IFCA Mini-Bulk Recycling Bags Thousands
Container recycling: It's not just for 2.5-gallon jugs anymore. Mini-bulk containers are now getting the collective boot too in Illinois. First-year total?
October 27, 2009
Crop protection products are essential in agricultural production to protect crops against insects and disease, control weeds, and enhance plant health. Getting the agrichemicals from the manufacturer to the ag retailer and to the farm requires the use of thousands of plastic pesticide containers, from 2.5-gallon jugs up to 250-gallon containers called mini-bulks. But once these containers have served their purpose, disposing of them can be problematic due to the sheer number of tanks and the fact that they once contained crop care chemicals.
For the past 20 years, the Illinois Department of Agriculture has coordinated the recycling of small pesticide containers with funding from the Ag Container Recycling Council. However, mini-bulk containers are not accepted at this program. Hearing the demand for mini-bulk recycling, the Illinois Fertilizer & Chemical Association (IFCA), which represents the ag input industry in Illinois, coordinated an extensive effort with the Illinois Department of Agriculture to assist ag retailers in properly disposing of pesticide mini-bulks.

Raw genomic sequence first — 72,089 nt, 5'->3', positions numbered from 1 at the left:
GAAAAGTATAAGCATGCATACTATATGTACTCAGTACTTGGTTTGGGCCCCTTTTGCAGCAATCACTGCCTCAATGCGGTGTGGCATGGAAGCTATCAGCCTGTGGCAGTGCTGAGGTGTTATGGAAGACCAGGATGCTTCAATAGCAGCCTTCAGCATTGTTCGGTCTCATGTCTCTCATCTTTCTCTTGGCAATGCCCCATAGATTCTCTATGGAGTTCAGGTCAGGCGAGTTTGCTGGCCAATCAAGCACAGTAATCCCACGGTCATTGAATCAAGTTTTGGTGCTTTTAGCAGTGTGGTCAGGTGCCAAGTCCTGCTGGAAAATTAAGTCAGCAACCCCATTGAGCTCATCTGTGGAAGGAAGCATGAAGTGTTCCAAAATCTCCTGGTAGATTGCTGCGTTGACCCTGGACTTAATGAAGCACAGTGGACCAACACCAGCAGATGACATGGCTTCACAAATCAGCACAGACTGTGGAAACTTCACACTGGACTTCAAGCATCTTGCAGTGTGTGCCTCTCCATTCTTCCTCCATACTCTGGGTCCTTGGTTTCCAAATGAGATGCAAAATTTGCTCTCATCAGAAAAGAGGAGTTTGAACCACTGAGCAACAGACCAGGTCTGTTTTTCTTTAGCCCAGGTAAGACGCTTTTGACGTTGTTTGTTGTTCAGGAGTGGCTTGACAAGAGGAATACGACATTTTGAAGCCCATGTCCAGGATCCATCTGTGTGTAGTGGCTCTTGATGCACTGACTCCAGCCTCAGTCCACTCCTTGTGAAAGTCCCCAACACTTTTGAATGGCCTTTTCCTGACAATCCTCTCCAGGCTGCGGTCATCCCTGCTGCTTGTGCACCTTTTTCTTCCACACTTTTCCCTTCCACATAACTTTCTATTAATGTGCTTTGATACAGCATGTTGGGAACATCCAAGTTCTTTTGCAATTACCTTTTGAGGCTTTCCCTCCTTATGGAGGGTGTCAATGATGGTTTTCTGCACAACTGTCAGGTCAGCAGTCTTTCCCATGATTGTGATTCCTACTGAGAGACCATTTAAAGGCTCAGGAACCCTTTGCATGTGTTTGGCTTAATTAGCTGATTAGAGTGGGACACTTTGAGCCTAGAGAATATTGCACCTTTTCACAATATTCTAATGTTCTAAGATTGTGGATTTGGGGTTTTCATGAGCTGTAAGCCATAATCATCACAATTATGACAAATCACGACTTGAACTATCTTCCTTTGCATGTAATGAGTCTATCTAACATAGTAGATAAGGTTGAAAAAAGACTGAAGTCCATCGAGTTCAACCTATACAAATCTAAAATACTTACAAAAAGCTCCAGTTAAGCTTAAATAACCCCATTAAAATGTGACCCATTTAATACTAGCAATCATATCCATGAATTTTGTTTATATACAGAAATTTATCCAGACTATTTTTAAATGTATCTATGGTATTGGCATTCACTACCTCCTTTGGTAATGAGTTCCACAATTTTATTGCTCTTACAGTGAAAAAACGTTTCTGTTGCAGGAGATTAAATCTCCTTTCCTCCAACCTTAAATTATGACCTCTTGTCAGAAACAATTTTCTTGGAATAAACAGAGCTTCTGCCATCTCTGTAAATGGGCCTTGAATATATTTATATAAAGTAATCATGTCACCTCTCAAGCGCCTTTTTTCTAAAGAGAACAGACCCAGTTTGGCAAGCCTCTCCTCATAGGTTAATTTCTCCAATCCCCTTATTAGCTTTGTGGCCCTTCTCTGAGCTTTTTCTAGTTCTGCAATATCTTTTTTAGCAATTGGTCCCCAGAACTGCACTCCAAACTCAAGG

This fall, IFCA member GROWMARK Inc. provided state-wide route truck pickups of the clean, triple-rinsed tanks and eight IFCA ag retail members hosted collection sites for the tanks. At the collection sites, Illinois Department of Ag personnel inspected the tanks to ensure they were clean. Once approved, IFCA staff -- with assistance from ag retail facility employees -- loaded the tanks into semi-trucks where they were transported to FarmChem in Floyd, IA to be chipped and then shipped to Texas where the plastic is recycled and used to make parking bumpers, buoys, field tiles, pallets, and for other non-food uses.
The first-year program collected 2,275 mini-bulk tanks.
“We are very proud of the commitment that our members at all levels within the agrichemical industry showed in supporting this program, and working side-by-side with the Illinois Department of Agriculture, we were able to ensure that these tanks ended up being safely recycled for useful purposes instead of ending up in landfills or taking up valuable space in warehouses,” says Jean Payne, IFCA president.
IFCA was able to secure financial assistance from pesticide manufacturers including BASF, Bayer, Dow AgroSciences, DuPont, Monsanto, MANA, Syngenta, Winfield Solutions, and other registrants to help fund the collection program. Each ag retailer also paid a fee to participate in the program.